Condoleezza Rice brought me to the United States.
I have loved reading biographies since I was very young. The summer of 2007, I found my first interest in international relations and the United States by reading biographies of Condoleezza Rice. Through “Condi: The Condoleezza Rice Story,” I came to know this intelligent woman and her effort to chase her dream through an extraordinary career. I started to know the United States through Rice’s life stories, and came to believe in the American Dream.
At the same time, my elder cousin — a very smart and hard working girl — passed the Chinese university entrance exam and was admitted into one of China’s best universities. However, her score wasn’t high enough for her to choose her favorite major, and she was placed in a major that she wasn’t passionate about.
That concerned me about my own future. My cousin had always been better than me on anything. If she wasn’t able to choose what she wanted to study the most, how could I?
My parents’ support and influence further pushed me to choose the “study abroad” route. My parents were both high-school teachers in mathematics and English in Hangzhou, a mid-sized city in the Southeast part of China. They worked full time and while not wealthy, both believe education changes one’s life. They’ve always given me the best education they could afford.
That included I learning English and computer since I was in second grade, which was much earlier than most Chinese kids of my generation. They typically were introduced to these skills in middle school. In addition, my mother took advantage of her summer and winter vacations to travel with me to large cities like Hong Kong, Shanghai, Beijing, Chengdu, Xi’an, which created opened my mind to different cultures and taught me to be outgoing.
How has it turned out?
After six years of studying, working and living abroad, I never doubt that the U.S. education provides opportunities, as Rice had, to make American Dreams come true. But I also realize that the most amazing thing the U.S. education brings is the freedom to find one’s own American Dream by teaching people to think independently and to never be afraid of being different.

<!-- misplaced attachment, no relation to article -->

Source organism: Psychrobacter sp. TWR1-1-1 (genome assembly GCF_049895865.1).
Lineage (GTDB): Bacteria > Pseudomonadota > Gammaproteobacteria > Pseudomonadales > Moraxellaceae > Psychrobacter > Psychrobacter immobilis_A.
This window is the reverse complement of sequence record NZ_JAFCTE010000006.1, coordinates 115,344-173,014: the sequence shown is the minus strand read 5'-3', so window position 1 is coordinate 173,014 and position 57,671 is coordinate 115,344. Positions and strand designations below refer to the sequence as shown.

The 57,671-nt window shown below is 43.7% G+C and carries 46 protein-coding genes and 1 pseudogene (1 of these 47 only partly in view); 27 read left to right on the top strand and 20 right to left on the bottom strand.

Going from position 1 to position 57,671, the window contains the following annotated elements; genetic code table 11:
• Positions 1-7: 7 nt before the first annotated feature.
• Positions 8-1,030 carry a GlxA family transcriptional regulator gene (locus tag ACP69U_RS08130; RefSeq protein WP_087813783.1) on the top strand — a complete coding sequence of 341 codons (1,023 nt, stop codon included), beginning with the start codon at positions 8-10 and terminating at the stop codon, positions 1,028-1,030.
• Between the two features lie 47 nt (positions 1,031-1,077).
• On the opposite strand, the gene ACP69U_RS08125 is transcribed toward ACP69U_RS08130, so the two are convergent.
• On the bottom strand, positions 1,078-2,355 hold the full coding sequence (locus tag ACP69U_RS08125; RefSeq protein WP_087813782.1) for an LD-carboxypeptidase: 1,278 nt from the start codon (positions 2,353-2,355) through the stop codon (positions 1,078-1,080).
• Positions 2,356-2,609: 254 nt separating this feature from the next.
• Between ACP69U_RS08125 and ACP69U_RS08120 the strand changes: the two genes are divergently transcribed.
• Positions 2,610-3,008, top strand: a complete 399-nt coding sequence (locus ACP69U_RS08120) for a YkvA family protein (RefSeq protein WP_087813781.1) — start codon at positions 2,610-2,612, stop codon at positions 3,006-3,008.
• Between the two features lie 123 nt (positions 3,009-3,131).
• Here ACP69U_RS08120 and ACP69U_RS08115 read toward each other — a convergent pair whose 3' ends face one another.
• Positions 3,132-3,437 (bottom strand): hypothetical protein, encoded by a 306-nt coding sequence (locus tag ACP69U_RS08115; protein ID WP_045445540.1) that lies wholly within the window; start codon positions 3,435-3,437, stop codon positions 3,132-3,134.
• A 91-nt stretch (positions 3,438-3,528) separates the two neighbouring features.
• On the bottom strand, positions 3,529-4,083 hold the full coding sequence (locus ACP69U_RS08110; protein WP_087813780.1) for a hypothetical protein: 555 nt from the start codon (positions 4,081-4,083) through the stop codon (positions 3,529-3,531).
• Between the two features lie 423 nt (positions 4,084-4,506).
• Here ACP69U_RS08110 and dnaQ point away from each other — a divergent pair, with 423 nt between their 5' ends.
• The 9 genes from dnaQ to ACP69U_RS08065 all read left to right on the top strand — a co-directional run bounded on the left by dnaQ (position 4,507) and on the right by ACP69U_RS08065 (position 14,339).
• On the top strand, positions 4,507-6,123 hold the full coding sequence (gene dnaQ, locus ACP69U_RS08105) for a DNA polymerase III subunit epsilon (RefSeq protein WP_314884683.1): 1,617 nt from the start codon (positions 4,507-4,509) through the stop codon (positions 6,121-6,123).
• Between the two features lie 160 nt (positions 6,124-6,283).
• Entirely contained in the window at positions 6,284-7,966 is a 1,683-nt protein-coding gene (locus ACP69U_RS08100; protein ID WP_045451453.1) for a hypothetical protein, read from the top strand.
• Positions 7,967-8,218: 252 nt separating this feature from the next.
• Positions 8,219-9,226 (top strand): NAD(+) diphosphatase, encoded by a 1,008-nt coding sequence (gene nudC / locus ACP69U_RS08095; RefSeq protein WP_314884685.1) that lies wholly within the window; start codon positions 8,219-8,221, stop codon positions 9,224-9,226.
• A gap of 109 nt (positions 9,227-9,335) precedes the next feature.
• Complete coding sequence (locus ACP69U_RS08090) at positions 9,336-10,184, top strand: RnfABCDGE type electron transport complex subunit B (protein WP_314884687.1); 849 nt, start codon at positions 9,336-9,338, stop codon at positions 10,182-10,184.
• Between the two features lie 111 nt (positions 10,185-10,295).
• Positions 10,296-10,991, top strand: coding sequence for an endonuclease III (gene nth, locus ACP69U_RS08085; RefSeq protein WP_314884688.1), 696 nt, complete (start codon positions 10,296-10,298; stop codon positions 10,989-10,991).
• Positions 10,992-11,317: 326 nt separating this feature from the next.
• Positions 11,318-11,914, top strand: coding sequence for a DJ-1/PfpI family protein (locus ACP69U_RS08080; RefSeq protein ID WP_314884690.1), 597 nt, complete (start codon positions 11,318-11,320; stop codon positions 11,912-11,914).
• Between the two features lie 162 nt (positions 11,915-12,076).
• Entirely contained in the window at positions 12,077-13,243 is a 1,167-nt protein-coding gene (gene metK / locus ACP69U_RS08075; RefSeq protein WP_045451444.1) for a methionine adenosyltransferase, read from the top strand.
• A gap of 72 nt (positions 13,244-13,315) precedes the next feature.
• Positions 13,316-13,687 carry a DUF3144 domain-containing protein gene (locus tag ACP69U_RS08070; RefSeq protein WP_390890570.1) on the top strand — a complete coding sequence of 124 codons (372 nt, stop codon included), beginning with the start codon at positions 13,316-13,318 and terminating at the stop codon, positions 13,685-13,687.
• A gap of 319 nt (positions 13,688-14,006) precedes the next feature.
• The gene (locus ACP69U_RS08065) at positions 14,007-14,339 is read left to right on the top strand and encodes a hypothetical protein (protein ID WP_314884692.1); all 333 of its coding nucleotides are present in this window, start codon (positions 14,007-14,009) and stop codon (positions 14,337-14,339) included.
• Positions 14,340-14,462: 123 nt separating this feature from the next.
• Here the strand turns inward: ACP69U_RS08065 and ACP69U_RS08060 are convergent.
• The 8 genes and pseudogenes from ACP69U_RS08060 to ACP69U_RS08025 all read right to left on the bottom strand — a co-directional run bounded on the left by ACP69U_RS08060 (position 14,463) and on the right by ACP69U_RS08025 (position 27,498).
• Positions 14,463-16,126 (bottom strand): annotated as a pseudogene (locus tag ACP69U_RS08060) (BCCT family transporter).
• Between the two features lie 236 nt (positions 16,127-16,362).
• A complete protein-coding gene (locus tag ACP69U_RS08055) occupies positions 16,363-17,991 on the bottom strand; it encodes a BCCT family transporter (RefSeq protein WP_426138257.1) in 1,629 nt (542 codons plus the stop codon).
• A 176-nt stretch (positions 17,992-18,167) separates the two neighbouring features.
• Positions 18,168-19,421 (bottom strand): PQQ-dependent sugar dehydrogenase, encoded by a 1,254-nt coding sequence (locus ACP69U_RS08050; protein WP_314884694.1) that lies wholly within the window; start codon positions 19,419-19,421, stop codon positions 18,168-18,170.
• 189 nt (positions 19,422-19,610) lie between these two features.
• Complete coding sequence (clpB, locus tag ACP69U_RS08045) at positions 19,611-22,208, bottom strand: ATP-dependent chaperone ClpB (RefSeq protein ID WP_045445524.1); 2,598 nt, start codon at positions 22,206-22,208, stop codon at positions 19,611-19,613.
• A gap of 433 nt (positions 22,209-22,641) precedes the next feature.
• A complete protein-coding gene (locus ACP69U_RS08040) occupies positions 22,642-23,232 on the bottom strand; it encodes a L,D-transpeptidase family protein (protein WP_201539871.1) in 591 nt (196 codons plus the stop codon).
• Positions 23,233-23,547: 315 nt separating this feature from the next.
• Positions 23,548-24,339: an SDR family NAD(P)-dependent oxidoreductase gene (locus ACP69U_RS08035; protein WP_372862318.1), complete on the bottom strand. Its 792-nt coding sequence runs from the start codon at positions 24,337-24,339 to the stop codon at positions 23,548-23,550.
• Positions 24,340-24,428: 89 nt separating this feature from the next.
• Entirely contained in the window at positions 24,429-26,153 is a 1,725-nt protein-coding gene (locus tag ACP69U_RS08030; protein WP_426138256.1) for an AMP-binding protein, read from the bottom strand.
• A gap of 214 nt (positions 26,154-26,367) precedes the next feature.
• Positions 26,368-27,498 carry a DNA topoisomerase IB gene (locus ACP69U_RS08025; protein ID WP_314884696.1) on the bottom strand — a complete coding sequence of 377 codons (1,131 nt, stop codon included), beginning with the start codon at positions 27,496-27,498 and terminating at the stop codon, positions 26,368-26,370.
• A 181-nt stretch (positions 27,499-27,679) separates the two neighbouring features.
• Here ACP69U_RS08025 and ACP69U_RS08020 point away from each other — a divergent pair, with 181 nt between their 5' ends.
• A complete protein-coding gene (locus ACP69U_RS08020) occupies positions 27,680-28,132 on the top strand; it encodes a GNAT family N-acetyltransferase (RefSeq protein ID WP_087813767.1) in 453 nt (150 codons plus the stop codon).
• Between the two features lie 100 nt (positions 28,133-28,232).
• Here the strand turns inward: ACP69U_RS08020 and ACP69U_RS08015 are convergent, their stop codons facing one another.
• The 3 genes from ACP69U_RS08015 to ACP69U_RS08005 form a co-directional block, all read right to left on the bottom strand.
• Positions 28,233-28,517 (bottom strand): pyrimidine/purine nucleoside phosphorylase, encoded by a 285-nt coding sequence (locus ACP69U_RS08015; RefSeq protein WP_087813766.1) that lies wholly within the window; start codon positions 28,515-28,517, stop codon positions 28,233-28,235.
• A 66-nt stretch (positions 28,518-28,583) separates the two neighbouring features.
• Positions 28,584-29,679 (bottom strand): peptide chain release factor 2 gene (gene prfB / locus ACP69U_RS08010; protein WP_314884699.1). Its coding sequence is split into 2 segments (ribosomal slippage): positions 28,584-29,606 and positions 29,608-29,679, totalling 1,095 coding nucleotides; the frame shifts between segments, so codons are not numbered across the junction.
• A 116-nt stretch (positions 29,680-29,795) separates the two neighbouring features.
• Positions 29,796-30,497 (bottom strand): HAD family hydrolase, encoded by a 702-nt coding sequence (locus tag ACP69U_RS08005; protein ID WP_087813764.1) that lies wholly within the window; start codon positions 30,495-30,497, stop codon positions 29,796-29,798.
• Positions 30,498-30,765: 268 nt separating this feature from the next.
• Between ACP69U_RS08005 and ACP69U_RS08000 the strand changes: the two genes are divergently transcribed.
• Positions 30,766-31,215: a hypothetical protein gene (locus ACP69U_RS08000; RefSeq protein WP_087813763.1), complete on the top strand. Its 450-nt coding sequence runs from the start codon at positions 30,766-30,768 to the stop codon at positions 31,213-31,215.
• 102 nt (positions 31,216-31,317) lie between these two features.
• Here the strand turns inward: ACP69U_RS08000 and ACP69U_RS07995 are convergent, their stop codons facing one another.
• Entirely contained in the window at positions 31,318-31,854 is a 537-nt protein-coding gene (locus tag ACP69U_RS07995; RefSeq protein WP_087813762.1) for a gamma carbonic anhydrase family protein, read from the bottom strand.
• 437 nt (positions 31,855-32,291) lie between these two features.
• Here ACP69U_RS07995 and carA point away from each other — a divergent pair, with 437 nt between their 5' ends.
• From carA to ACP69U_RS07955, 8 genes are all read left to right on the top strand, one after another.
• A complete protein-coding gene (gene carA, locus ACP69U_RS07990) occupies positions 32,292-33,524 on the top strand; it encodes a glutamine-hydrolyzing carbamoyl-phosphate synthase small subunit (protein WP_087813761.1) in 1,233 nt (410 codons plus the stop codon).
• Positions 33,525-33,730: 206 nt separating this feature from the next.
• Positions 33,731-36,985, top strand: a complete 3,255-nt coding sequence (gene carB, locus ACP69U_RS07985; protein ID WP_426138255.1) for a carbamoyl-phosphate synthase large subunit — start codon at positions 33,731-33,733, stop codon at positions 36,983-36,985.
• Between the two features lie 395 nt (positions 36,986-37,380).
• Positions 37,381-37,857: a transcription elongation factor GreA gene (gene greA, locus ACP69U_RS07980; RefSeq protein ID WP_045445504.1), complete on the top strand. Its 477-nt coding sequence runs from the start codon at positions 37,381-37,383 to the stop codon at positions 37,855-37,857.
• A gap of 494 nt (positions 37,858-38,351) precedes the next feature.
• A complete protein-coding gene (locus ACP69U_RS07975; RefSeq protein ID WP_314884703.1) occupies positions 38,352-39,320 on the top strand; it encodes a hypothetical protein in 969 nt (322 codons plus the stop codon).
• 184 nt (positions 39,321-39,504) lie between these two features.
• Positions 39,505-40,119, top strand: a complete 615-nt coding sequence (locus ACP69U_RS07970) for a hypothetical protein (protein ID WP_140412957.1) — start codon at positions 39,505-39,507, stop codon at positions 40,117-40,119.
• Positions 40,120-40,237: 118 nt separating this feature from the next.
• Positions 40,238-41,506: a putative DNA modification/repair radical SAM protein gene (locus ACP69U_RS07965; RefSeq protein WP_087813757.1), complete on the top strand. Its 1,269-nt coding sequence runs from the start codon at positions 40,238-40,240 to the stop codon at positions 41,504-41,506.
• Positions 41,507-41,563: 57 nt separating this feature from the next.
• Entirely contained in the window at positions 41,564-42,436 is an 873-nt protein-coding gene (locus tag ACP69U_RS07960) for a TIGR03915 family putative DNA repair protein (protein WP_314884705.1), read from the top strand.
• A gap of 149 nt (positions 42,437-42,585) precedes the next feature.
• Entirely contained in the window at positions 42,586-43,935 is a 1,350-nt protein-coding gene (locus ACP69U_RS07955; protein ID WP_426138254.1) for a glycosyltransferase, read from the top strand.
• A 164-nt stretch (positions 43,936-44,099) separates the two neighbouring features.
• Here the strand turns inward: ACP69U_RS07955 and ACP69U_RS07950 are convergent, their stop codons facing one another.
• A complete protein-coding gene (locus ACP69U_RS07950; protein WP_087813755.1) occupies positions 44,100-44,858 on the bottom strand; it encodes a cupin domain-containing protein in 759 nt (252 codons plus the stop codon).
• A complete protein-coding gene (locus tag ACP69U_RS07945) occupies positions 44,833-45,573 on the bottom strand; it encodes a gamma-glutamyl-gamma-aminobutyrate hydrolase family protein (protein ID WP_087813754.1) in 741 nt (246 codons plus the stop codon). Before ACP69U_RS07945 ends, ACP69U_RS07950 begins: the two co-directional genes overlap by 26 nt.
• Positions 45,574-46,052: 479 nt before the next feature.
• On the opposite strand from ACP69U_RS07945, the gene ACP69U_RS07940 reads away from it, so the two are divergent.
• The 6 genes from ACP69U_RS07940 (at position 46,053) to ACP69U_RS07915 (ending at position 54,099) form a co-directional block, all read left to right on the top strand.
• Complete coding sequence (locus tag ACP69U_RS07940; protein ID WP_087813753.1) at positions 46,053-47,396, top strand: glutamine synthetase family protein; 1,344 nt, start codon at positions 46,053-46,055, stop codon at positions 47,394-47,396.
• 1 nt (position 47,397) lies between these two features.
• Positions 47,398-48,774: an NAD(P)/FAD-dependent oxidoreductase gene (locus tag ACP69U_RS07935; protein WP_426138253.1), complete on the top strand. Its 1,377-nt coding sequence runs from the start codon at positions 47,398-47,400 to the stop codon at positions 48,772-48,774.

When I first came to the United States, I was eager to “melt” in this “melting pot.” I tried to dress like Americans, and to speak like Americans. However, I soon realized the “melting pot” doesn’t mean that one needs to be the same as everyone else, but rather to keep being yourself and to respect the differences.
I further learned this from my favorite class in college, a political theory elective on Critical Theory of Frankfurt School. In the class we read and criticized theories of Marx as well as Kant, we were told to challenge the existing political system, our daily life, and whatever we have been taken for granted. I learned that everyone has an unique worldview and it is the right thing to keep being unique.
That was the the first time in my life that education liberated me and directed me to find my true passion — the “American Dream”— maybe even larger.
Working in the international development field and studying in a graduate program on international affairs have made me realize that I have my root and passion in developing countries. I not only love to see China grow, but also to see countries like Myanmar, Brazil, and Nigeria become prosperous. I would love to become a global citizen and work on international development after graduation.